These were: Marc Ladreit de Lacharrière, who became the first president. Thierry de Montbrial, who assumed the duties of Secretary General. And finally, Véronique Morali, who became the treasurer. The two men then sat on the International Steering Committee. The first was then the Vice President and General Manager of L’Oréal. The second was the founder and Managing Director of the French Institute of International Relations (IFRI). Ms. Morali, meanwhile, was at the time the right arm of Marc Ladreit de Lacharrière. Together, they had set up Financière Marc de Lacharrière (FIMALAC), a holding company that was to allow its owner to become a billionaire in a few years, by putting his hand on such nuggets as the Fitch Group (owner of the company Fitch Ratings, one of the world’s largest rating agencies, with Standard & Poor’s and Moody’s).

The legal seat of the association “Les amis français du Bilderberg” was initially established at 10 Place du Général-Catroux, in Paris, in the offices of the journal Valeurs actuelles, owned by Marc de Lacharrière. When, two years later, he and Veronique Morali left their positions at the Bilderberg, it was necessary to find them substitutes but also a new legal seat. A formality that the association will have to fulfill three times, in less than twenty years, given the limited number of its members (three maximum) and their frequent renewal (the mandates last on average four years). From the 17th arrondissement he migrated first in the 2nd, 41 avenue de l’Opera, hosted by a major agency Bank Paribas. Then, on February 12, 2002, he was moved to 61, rue de Belles-Feuilles (16th), at the headquarters of Lafarge.

This corresponds to the moment when Bertrand Collomb was co-opted within the Group and became treasurer of his French branch.

Strange as it may seem, it seems that before 1990, the French branch of the Bilderberg was devoid of legal form. It continued to cultivate the informal spirit desired by the founders of the Group, while other national branches – American, British and Dutch in particular – had long since made the choice to appear in the open and to transform themselves into a set of associations and national foundations, coordinated by a central office in the Netherlands. All this, following the disappointments of Prince Bernhard, in 1976.

The first question that comes to mind is why having waited almost fifteen years before following the example set by the Anglo-Saxon countries? The second is what was the reason that pushed the members to embark on the path of transformation?

A semblance of response is given by a statement: the creation of the association coincides with the obtaining by France of the mandate to organize the Bilderberg Conference of 1992. The laws and morals had changed since the last meeting which took place in France, in Megève, in 1974. It was no longer conceivable to organize such an event, draining large amounts of money and requiring considerable logistics, without resorting to a legal structure that assumes the legal responsibility. And it is therefore probably out of necessity that the French members of the Steering Committee opted for the legal form of a non-profit law association of 1901.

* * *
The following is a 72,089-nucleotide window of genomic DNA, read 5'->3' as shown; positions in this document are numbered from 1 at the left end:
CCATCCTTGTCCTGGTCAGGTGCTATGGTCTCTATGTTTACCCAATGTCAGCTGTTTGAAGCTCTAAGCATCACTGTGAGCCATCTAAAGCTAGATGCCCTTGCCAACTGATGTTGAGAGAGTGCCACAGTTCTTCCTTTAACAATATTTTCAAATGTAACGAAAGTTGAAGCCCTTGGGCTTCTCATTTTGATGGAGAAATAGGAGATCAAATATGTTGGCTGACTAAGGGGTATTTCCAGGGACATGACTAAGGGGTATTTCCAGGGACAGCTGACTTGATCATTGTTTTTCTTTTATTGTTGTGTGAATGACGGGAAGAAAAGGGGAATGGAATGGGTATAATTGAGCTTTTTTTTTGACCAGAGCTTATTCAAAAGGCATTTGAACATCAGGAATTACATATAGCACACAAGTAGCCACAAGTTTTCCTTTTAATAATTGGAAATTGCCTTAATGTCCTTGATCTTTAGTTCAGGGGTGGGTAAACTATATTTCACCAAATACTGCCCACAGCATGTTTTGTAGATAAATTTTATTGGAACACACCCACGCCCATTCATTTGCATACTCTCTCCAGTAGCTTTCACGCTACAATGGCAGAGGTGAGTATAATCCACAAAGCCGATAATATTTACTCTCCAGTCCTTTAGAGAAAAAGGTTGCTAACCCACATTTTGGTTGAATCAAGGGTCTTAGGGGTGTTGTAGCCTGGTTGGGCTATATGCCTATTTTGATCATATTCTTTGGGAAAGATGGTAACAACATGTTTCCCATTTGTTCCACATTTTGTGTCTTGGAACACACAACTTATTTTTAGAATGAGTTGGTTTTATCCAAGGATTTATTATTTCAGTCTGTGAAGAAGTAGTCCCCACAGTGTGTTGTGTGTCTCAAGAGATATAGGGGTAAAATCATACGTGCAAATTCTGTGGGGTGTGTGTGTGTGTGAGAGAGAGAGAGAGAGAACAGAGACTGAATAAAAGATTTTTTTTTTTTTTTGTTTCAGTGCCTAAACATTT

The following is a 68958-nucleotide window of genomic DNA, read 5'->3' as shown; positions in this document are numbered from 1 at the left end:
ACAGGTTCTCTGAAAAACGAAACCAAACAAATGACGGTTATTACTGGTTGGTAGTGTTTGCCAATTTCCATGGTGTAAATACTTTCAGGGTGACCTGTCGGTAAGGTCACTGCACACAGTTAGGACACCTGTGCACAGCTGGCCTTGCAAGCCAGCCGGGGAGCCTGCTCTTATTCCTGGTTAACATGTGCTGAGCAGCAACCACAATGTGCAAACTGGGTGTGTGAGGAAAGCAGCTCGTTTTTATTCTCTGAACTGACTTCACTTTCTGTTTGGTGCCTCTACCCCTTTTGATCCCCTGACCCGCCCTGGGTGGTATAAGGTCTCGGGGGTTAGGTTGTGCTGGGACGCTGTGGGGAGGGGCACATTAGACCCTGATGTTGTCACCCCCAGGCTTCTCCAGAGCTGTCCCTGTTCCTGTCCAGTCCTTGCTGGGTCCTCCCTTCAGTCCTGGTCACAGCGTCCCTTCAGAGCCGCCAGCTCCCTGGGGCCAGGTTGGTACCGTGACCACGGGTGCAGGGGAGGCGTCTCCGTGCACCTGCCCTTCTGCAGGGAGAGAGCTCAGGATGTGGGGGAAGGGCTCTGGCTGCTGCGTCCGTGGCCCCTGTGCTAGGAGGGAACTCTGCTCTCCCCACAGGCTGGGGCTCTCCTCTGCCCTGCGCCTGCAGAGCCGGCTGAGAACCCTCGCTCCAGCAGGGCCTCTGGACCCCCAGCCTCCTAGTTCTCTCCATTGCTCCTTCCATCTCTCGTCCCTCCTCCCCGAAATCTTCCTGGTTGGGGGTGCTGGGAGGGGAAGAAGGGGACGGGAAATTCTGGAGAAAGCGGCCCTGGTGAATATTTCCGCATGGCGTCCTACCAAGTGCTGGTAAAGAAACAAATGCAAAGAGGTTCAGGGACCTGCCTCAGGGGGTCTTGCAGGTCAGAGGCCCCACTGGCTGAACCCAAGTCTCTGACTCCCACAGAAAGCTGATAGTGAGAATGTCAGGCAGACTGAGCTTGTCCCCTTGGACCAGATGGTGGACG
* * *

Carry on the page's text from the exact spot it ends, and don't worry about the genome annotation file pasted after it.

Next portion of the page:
Other functions

As we have said, Bertrand Collomb spent his entire career at Lafarge. Beyond these functions, he will cumulate others, in the private as in the associative sector.

Collomb was appointed President of the French Association of Private Enterprises (Afep), in 2001. Subsequently, he will assume the functions of Chairman of the Board of Directors of the French Institute of International Relations (IFRI) from 2004 to 2011. His successor will be Thierry de Montbrial, one of the founders of IFRI and his predecessor in the Bilderberg Group. His French team-mate on the Steering Committee, André Lévy-Lang, is also a member of the IFRI Board of Directors.

For the record, all three will participate together in the Bilderberg Conference of 1997, which will take place in Atlanta, USA. With them, two other compatriots: the academic Olivier Roy and the vice-president for strategic coordination of MatraHachette, Jean-Louis Gergorin, who was also one of the co-founders of IFRI, in 1979.

At the time of his death, Bertrand Collomb was President of the Institut des hautes études pour la science et la technologie (IHEST, Institute of Advanced Studies for Science and Technology). He was also a member of the Trilateral Commission Europe (the most famous Bilderberg’s” offshoot”) as well as the Club “Le Siècle”, an exclusive French circle of reflection of which several leaders or former leaders participated in the Bilderberg Meetings. To name just a few: Claude Bébéar, Jerome Monod, Jean François-Poncet, Simon Nora, Rigaud Jacques, Denis Olivennes and Jean-Pierre Jouyet. Other members played a role in the smooth functioning of the Steering Committee, like André Lévy-Lang and Jean-Claude Trichet.

Bertrand Collomb has been a director of multinational companies like Total, DuPont, Unilever and Vivendi Universal, but also a member of the European Round Table (ERT), President of the World Business Council for Sustainable Development (WBCSD), Director of the International Accounting Standards Committee Foundation (IASCF).

Member of the Institut de France, Bertrand Collomb was President of the Academy of Moral and Political Sciences for 2013. He was Commander of the Legion of Honor and Grand Officer of the National Order of Merit.